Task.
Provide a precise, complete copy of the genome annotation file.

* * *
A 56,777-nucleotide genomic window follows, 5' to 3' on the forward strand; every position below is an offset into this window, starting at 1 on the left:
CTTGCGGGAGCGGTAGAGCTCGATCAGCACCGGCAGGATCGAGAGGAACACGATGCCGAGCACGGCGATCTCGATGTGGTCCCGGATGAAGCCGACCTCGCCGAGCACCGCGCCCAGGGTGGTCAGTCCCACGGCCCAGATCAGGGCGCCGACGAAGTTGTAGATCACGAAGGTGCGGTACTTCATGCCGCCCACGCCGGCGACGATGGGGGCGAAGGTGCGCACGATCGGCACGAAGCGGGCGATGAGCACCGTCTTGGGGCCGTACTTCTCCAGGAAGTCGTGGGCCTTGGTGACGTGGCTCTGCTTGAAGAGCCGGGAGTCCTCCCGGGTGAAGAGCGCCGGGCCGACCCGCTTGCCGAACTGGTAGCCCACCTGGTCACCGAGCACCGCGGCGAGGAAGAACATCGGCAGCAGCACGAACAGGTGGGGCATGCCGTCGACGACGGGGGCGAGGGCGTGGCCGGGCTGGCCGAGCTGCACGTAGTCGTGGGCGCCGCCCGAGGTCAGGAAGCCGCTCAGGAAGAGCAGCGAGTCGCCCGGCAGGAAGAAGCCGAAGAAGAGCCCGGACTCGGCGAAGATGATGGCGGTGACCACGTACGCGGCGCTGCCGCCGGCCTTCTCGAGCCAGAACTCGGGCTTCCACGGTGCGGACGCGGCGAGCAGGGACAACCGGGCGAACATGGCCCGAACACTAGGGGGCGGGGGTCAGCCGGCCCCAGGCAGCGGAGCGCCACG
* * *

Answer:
A 56,777-nucleotide genomic window follows, 5' to 3' on the forward strand; every position below is an offset into this window, starting at 1 on the left:
CTTGCGGGAGCGGTAGAGCTCGATCAGCACCGGCAGGATCGAGAGGAACACGATGCCGAGCACGGCGATCTCGATGTGGTCCCGGATGAAGCCGACCTCGCCGAGCACCGCGCCCAGGGTGGTCAGTCCCACGGCCCAGATCAGGGCGCCGACGAAGTTGTAGATCACGAAGGTGCGGTACTTCATGCCGCCCACGCCGGCGACGATGGGGGCGAAGGTGCGCACGATCGGCACGAAGCGGGCGATGAGCACCGTCTTGGGGCCGTACTTCTCCAGGAAGTCGTGGGCCTTGGTGACGTGGCTCTGCTTGAAGAGCCGGGAGTCCTCCCGGGTGAAGAGCGCCGGGCCGACCCGCTTGCCGAACTGGTAGCCCACCTGGTCACCGAGCACCGCGGCGAGGAAGAACATCGGCAGCAGCACGAACAGGTGGGGCATGCCGTCGACGACGGGGGCGAGGGCGTGGCCGGGCTGGCCGAGCTGCACGTAGTCGTGGGCGCCGCCCGAGGTCAGGAAGCCGCTCAGGAAGAGCAGCGAGTCGCCCGGCAGGAAGAAGCCGAAGAAGAGCCCGGACTCGGCGAAGATGATGGCGGTGACCACGTACGCGGCGCTGCCGCCGGCCTTCTCGAGCCAGAACTCGGGCTTCCACGGTGCGGACGCGGCGAGCAGGGACAACCGGGCGAACATGGCCCGAACACTAGGGGGCGGGGGTCAGCCGGCCCCAGGCAGCGGAGCGCCACG